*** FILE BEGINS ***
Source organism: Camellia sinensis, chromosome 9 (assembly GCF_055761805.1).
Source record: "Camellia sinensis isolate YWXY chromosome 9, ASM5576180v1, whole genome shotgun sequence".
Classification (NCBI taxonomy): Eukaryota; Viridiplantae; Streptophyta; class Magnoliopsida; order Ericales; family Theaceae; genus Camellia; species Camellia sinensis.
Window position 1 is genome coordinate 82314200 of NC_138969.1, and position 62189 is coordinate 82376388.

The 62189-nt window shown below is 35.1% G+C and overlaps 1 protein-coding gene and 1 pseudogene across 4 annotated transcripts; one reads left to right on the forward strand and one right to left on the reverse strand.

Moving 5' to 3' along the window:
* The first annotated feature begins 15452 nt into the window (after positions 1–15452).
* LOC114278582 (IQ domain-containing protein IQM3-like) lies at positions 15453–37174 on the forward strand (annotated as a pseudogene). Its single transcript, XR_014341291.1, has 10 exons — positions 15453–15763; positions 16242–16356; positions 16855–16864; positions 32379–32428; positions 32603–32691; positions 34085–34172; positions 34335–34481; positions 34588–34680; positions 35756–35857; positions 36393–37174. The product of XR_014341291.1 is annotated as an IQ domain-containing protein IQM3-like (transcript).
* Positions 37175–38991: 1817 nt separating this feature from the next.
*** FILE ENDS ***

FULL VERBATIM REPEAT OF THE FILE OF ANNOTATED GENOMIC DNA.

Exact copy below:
Source organism: Camellia sinensis, chromosome 9 (assembly GCF_055761805.1).
Source record: "Camellia sinensis isolate YWXY chromosome 9, ASM5576180v1, whole genome shotgun sequence".
Classification (NCBI taxonomy): Eukaryota; Viridiplantae; Streptophyta; class Magnoliopsida; order Ericales; family Theaceae; genus Camellia; species Camellia sinensis.
Window position 1 is genome coordinate 82314200 of NC_138969.1, and position 62189 is coordinate 82376388.

The 62189-nt window shown below is 35.1% G+C and overlaps 1 protein-coding gene and 1 pseudogene across 4 annotated transcripts; one reads left to right on the forward strand and one right to left on the reverse strand.

Moving 5' to 3' along the window:
* The first annotated feature begins 15452 nt into the window (after positions 1–15452).
* LOC114278582 (IQ domain-containing protein IQM3-like) lies at positions 15453–37174 on the forward strand (annotated as a pseudogene). Its single transcript, XR_014341291.1, has 10 exons — positions 15453–15763; positions 16242–16356; positions 16855–16864; positions 32379–32428; positions 32603–32691; positions 34085–34172; positions 34335–34481; positions 34588–34680; positions 35756–35857; positions 36393–37174. The product of XR_014341291.1 is annotated as an IQ domain-containing protein IQM3-like (transcript).
* Positions 37175–38991: 1817 nt separating this feature from the next.